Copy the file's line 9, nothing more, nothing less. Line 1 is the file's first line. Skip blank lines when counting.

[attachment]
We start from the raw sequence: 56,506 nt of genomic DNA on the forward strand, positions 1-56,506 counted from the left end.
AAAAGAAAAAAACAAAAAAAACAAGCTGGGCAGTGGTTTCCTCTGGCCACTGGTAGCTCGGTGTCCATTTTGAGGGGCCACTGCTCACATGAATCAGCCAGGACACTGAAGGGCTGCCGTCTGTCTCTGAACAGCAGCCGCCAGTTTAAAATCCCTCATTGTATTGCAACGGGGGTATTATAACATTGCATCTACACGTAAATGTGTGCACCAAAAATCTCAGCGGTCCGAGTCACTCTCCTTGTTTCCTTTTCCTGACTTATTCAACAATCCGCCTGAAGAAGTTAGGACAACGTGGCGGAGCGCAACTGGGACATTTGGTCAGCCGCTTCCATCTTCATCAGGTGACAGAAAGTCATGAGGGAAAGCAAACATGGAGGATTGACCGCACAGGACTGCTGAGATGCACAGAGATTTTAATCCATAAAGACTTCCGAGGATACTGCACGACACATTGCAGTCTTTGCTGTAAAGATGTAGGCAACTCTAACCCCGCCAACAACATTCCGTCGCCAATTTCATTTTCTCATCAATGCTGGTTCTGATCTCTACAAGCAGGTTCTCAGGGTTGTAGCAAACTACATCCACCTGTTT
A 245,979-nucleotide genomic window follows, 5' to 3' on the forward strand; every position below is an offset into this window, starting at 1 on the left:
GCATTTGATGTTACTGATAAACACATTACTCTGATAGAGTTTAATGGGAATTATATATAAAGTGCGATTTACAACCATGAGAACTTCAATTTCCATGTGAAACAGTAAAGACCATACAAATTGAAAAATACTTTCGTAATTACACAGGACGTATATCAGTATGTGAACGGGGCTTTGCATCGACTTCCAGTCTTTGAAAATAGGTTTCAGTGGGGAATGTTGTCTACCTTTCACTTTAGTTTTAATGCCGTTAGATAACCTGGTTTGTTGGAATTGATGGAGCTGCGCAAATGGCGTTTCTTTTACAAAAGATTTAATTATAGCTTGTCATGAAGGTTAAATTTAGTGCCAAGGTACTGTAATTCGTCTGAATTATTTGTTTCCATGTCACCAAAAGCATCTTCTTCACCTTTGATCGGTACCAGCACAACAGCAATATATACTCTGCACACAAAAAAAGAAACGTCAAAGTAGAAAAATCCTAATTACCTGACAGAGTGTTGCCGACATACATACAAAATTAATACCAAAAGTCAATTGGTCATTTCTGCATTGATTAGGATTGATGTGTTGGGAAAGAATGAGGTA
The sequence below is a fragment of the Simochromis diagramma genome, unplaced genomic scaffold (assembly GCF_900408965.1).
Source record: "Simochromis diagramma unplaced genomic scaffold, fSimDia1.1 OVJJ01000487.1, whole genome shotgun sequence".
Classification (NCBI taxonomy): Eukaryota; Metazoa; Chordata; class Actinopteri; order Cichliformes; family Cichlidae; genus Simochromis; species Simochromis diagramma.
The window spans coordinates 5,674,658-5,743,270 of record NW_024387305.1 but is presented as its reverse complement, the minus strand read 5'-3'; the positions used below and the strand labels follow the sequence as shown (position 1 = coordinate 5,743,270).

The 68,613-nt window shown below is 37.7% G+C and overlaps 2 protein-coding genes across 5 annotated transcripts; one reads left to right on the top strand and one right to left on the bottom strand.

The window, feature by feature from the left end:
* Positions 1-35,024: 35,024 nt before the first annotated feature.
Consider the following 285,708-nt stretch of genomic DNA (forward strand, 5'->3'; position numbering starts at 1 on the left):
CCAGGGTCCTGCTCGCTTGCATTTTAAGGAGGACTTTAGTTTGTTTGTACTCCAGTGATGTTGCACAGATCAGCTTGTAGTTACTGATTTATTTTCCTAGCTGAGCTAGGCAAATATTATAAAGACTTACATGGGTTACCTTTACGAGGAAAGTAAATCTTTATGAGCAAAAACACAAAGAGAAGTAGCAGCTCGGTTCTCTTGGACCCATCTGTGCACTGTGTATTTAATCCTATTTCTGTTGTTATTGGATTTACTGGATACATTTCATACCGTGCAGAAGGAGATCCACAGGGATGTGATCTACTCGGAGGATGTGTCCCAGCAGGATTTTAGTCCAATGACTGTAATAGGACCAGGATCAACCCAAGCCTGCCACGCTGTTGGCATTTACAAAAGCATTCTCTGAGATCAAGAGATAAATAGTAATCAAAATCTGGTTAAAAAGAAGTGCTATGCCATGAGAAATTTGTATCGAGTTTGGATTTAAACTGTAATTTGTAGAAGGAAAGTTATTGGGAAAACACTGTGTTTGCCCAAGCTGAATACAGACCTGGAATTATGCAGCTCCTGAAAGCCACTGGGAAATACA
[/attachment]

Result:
The 68,613-nt window shown below is 37.7% G+C and overlaps 2 protein-coding genes across 5 annotated transcripts; one reads left to right on the top strand and one right to left on the bottom strand.